The Berlin verdict not only prompted official protest from Iran's leadership but also unleashed a wave of protests in Tehran where thousands of people took to the streets and fundamentalist students tried to storm the German embassy.
The court said Iranian leaders, including the state president and the religious leader, had ordered the killings. But it only mentioned Intelligence Minister Ali Fallahiyan by name. Iran has repeatedly denied all involvement.
The verdict was the first time a European court had clearly attributed political responsibility for any of the dozens of assassinations of Iranian opposition figures abroad since the Islamic revolution in Iran in 1979.
VATICAN CITY (AP) -- Italian police reinforced security at a papal audience Saturday following a warning that Islamic terrorists had formed an attack list that could include Pope John Paul II.
About a dozen armed vehicles from Italy's paramilitary police were parked just outside St. Peter's Square while the pope greeted about 5,000 people in the Vatican auditorium. Other officers took part in strengthened patrols and additional metal detector were added outside the auditorium, the ANSA news agency reported.
Italian police collaborate with the Vatican's Swiss Guard for security and crowd control measures. Italy's military intelligence agency issued the warning about a possible terrorist threat Thursday after relations between Western Europe and Iran soured.
All European Union nations expect Greece withdrew their ambassadors from Iran after a Berlin court ruled that Iranian leaders had ordered the killing of an Iranian Kurdish opposition leader and three aides.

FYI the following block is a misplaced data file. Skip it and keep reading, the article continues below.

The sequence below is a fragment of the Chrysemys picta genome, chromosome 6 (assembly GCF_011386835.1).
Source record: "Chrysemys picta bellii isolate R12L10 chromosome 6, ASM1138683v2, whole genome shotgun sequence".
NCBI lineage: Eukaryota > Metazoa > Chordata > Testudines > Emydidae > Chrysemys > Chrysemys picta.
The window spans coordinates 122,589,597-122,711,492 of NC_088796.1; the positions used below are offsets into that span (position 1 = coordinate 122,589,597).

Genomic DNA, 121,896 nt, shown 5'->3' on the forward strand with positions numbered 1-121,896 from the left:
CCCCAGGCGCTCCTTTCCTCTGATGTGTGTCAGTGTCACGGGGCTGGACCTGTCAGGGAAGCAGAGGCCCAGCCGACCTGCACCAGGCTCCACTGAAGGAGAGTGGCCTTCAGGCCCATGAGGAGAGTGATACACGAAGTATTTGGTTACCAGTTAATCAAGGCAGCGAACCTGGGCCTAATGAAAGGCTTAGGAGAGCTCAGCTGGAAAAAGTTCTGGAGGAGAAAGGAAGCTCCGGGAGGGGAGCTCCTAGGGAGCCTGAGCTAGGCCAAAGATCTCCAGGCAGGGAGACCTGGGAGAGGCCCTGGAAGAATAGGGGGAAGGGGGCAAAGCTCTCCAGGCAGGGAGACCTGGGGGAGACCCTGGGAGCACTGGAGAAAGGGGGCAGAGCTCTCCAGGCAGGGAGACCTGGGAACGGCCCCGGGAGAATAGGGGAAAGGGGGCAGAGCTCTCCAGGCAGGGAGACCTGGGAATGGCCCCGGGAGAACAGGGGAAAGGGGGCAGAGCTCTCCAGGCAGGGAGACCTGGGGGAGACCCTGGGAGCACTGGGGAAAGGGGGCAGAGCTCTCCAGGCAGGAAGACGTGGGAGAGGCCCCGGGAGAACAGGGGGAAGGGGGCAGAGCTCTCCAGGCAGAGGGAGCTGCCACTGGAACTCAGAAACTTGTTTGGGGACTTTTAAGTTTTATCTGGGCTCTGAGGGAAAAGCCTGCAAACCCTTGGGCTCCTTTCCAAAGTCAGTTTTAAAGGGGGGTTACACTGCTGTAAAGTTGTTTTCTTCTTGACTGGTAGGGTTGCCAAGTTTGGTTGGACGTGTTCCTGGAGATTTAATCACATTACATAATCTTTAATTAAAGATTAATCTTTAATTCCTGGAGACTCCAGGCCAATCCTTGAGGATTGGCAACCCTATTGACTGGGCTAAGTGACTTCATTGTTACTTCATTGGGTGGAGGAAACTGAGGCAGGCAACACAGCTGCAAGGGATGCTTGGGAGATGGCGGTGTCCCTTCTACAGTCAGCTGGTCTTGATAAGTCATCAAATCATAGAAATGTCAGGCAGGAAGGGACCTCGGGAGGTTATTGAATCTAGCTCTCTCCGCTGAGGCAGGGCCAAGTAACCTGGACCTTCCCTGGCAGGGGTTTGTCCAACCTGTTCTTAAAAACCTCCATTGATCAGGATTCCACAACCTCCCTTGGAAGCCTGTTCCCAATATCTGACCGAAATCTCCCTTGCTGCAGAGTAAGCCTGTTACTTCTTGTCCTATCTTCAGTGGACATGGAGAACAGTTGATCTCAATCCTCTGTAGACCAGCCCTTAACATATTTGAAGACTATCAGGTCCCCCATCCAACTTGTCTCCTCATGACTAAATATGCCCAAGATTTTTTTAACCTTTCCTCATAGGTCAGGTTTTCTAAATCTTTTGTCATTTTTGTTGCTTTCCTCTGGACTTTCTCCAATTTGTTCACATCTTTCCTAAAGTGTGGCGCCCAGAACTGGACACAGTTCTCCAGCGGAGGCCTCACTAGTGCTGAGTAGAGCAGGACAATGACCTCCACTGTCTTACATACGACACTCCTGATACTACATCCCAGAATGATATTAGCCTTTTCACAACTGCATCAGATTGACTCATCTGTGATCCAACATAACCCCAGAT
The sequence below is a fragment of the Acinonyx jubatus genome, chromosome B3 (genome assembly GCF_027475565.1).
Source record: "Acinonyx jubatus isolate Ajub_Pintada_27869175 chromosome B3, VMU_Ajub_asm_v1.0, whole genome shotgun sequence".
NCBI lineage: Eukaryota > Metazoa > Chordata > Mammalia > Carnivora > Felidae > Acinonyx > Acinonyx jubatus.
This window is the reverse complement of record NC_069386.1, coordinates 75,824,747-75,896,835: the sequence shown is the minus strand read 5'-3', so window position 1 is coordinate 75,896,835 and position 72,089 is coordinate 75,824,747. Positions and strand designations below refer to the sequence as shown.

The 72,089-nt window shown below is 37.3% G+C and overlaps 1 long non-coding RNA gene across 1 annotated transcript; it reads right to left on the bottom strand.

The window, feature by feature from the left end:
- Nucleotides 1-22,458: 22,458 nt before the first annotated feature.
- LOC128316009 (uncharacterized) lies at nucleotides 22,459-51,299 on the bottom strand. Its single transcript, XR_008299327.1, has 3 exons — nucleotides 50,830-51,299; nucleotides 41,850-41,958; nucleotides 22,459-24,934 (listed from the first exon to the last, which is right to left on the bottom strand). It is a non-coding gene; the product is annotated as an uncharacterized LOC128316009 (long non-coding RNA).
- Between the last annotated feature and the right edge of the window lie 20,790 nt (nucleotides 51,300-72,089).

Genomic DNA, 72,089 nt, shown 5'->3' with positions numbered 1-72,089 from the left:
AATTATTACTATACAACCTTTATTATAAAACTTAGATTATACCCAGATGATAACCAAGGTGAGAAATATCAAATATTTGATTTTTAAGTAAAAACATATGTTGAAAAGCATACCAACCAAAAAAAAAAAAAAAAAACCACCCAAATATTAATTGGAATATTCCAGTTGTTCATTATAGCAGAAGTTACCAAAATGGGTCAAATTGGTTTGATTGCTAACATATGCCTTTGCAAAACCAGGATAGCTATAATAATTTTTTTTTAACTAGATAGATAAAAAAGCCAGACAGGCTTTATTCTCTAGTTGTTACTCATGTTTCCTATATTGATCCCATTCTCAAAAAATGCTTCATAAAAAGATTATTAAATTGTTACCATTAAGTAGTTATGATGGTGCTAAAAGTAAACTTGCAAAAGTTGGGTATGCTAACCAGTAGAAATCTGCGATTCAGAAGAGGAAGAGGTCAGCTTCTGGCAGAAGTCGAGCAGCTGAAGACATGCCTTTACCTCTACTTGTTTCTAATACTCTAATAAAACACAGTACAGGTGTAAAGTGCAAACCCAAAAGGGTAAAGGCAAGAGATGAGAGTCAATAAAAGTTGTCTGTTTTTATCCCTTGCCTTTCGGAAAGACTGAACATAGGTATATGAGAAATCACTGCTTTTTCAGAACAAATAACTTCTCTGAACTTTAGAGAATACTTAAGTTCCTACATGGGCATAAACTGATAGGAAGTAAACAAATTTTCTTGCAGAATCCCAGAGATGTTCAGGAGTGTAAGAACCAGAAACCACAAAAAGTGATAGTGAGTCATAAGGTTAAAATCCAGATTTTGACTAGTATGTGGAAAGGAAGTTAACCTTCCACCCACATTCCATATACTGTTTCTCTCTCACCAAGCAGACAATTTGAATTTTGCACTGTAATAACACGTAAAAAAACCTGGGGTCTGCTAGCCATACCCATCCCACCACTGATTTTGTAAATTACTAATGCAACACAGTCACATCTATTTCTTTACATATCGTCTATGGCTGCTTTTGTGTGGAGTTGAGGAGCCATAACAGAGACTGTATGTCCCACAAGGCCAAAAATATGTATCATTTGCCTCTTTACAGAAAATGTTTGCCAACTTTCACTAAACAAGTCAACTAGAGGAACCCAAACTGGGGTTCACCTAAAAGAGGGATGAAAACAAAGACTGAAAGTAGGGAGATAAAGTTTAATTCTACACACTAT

The Vatican has not directly commented on the warnings, but made it clear the pope plans to continue his regular schedule.
'American citizens attending the festival are urged to use care,' the statement said. 'Suspicious packages and unattended parcels should be reported to the proper authorities. Persons who behave in a suspicious manner should likewise be brought to the attention of the appropriate security personnel.'
It was not immediately known whether U.S. citizens in the emirate have received threats of any kind. The consulate could not be reached for comment.
Newspapers have not reported suspicious activities of any kind during the month-long festival, which began March 27.
Dubai officials have said that the shopping extravaganza, which ends April 26, is expected to attract 2 million tourists to this tiny emirate of some 650,000 people.
The festival, during which most shops in Dubai are offering discount and raffles, has attracted many visitors from Iran, and some from Iraq. The governments of both countries are hostile to the U.S., but it was not clear if that was the reason for the advisory.
This oil and trade-rich emirate, one of the seven sheikdoms that make up the United Arab Emirates, has a low crime rate. About 75 percent of Dubai's population is made up of expatriates, most of them Asians. The number of U.S. citizens living in Dubai or visiting during the shopping festival was not immediately known.